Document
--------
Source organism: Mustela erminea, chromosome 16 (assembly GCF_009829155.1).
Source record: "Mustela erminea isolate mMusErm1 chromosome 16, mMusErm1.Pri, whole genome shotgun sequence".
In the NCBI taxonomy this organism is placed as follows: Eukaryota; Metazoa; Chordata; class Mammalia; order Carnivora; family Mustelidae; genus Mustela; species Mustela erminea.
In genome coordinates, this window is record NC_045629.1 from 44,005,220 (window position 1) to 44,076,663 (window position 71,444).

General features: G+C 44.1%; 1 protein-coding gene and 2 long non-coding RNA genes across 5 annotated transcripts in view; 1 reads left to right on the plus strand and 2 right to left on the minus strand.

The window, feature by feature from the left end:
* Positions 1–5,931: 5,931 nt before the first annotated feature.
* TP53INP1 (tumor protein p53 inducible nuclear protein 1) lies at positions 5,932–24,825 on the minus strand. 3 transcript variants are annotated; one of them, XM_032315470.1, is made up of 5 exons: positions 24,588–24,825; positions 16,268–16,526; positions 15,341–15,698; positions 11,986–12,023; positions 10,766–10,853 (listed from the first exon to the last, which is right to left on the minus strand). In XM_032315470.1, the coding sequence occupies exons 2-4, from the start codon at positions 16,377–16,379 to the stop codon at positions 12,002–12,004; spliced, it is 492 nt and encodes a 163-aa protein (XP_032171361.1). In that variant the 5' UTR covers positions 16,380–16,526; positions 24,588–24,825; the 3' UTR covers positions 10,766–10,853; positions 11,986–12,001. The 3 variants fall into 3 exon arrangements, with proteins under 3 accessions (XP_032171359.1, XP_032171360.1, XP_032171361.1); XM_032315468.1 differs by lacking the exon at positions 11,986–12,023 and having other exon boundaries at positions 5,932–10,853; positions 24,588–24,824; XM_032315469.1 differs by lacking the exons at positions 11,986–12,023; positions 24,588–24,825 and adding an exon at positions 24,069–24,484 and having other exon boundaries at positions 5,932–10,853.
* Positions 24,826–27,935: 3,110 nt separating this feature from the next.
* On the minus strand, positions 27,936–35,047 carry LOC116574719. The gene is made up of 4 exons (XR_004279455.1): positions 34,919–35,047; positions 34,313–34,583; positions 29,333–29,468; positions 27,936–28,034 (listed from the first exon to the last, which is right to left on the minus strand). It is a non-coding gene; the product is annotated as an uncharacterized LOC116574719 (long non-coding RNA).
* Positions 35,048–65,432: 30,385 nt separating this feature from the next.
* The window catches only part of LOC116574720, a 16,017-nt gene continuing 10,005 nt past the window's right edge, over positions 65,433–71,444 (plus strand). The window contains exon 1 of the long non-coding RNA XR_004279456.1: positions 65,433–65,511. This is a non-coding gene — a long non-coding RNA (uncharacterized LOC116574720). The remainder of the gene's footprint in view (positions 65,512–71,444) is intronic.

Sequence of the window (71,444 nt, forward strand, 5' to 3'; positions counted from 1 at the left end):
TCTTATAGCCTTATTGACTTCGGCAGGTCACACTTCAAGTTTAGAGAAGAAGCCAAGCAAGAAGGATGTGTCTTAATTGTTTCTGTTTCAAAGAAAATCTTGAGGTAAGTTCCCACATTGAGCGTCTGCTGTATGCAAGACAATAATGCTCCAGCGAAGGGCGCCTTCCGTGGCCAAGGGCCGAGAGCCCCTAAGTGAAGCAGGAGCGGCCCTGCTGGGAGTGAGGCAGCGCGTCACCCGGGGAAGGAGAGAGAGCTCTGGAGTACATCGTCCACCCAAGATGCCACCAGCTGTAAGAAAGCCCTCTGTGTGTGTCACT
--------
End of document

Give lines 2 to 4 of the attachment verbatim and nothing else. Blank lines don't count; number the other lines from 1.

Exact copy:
Source record: "Mustela erminea isolate mMusErm1 chromosome 16, mMusErm1.Pri, whole genome shotgun sequence".
In the NCBI taxonomy this organism is placed as follows: Eukaryota; Metazoa; Chordata; class Mammalia; order Carnivora; family Mustelidae; genus Mustela; species Mustela erminea.
In genome coordinates, this window is record NC_045629.1 from 44,005,220 (window position 1) to 44,076,663 (window position 71,444).